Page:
TAG | Joel McHale
Looking back as a kid I can think of a lot of toys I would have liked to come to life and keep me company and none of them would have been a stuffed teddy bear. However, I think Family Guy creator Seth MacFarlane took the right approach in using one because if making a movie about every pubescent boy’s real dream about having an anatomically correct Barbie doll come to life we would have been watching an even more disturbing film. A talking teddy is shocking enough in a real life setting, but in TED the result is surprisingly honest and even sweet, even with all the crude sex jokes and grossly offensive racially charged humor. The unfortunate thing about the film is that much like the most recent Family Guy seasons, where the best jokes are uproariously funny and a handful also land with a resounding thud.
According to TED there is nothing more powerful than a little boy’s wish (except am Apache helicopter) and a young John Bennett wish is that his new Christmas present, a stuffed teddy bear, would come to life and be his friend for life. Much to everyone’s surprise Ted does come to life and the two become and remain best friends into adulthood even after Ted’s brief run as a minor celebrity until people just stopped caring. Now as an adult John (Mark Wahlberg) is in a serious relationship with Lori (Mila Kunis) and he spends most of his time getting high on his couch with Ted when he’s not slacking at his job at a rental car outlet. Lori wants John to grow up, take more responsibility and ask Ted to move out, which turns out to be much more difficult than any of them could have predicted.
TED’s most obvious comparison is to MacFarlane’s most popular creation, Family Guy. The film is an almost two hour expansion of the same style of humor except with a lot more relationship drama and some nice friendship sentiments that I wasn’t necessarily expecting. The script has everything you’ve ever come to expect from the hit animated TV show all the way up to an over-the-top fight that mimics the infamous Peter Griffin vs. Giant Chicken fight except on a much smaller scale. The dialogue and the way the jokes are delivered hit the same beats and even the flashbacks have the same vibe to them, except given its real life style it is obviously more down to earth.
Mark Wahlberg and Mila Kunis’ relationship has its moments, but I never felt like it was fleshed out as much as it could’ve been as is there chemistry on screen. Wahlberg isn’t near as fun as he has been in other more comedic roles while Kunis is also very enjoyable, but also not as much as in previous roles. MacFarlane on the other hand as the voice of Ted delivers the films funniest and most heartfelt moments- fitting as he’s the title character and often the central focus of the film. He spends a lot of screen time spouting off lots of pop culture jabs, racial slurs and ridiculously vulgar sex related humor- his voice has a distinctly similar sound to Family Guy’s loveable egghead Peter Griffin, which is also used as a punch line at one point. The aforementioned jokes have their highs and lows, but the highs vastly outweigh the lows, although the extended Family Guy style humor tends to get a bit old by the end.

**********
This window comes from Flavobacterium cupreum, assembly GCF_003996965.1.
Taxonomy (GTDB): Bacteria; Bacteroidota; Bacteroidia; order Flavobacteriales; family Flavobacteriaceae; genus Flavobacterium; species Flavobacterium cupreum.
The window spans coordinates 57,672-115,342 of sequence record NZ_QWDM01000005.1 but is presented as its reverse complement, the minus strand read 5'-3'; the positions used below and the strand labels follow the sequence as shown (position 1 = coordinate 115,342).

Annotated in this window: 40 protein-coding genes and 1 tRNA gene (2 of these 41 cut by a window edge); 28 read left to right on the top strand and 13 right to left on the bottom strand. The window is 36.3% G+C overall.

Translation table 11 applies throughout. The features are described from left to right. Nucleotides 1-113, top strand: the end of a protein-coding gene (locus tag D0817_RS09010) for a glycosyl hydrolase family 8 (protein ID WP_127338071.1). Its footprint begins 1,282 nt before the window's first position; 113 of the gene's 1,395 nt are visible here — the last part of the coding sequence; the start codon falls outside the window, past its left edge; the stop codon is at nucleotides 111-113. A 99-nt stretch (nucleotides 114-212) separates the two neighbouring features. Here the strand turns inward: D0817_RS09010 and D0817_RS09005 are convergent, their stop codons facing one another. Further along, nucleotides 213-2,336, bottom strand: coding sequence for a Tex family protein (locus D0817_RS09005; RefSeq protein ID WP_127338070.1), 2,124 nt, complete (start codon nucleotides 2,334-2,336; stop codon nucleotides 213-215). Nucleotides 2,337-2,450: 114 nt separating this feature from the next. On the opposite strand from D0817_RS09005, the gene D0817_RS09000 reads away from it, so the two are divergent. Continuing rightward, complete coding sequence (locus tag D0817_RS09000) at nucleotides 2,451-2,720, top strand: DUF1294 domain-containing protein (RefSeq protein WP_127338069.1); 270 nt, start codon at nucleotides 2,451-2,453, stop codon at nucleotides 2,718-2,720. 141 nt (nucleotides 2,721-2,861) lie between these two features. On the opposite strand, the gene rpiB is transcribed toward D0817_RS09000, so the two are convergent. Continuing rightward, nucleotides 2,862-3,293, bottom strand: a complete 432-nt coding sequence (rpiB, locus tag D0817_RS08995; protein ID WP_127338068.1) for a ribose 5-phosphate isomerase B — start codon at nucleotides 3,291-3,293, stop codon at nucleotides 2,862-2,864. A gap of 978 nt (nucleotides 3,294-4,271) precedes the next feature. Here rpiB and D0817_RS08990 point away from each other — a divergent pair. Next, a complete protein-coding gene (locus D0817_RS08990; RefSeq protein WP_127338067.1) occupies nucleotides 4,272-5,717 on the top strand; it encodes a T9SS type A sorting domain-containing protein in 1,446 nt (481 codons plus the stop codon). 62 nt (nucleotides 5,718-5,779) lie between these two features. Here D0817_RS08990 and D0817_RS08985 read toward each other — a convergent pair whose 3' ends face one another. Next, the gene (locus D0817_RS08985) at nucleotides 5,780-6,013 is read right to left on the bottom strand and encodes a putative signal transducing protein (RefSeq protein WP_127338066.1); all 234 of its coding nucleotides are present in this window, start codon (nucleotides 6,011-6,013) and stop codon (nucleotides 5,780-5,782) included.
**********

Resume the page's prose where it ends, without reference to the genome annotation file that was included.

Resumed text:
The animation of Ted is actually pretty spectacular- his interaction with people and the environment are almost seamless. There’s a particularly touching moment during the beginning introduction where the newly alive Ted hugs the young version of John and from then on out if not for the outlandish idea of a living teddy bear it be easy to be fooled that what you are seeing is a living breathing teddy bear.
Something refreshing about MacFarlane’s style is that he never dips into an overuse of modern music and instead uses quite of a bit of swing style songs that fit far better than some poorly chosen hip hop tune or overplayed pop song. There is a very palpable obsession with Flash Gordon from beginning to end, that surprisingly doesn’t get too annoying every time it comes back into play. MacFarlane’s approach to live action has its hiccups in terms of the sometimes rocky transitions to flashbacks and also with certain sound cues that sound as though they’d fit better in a cartoon than in a live action feature.
If not for a few inconsistencies in the vast amount of jokes being hurled at the screen and some dips in the film’s momentum TED could very well have been a contender for best comedy of the year. Seth MacFarlane has proven himself capable of creating and sustaining an incredible amount of comedic energy as evident in the immensely successful Family Guy series and it seems that TED dips into that well a few too many times to be something truly unique. However, due to quite a few laugh out loud sequences and jokes, an undeniably fun and touching bond between John and his talking bear and a satisfying bit of genuine heart towards the end, TED rises above its faults to be a very fun bit of comedic cinema. It’s a film tailor made for fans of Family Guy and MacFarlane’s other projects but proves itself to be filled with more than just useless stuffing.
Written By: Luke (@CrummyLuke on Twitter)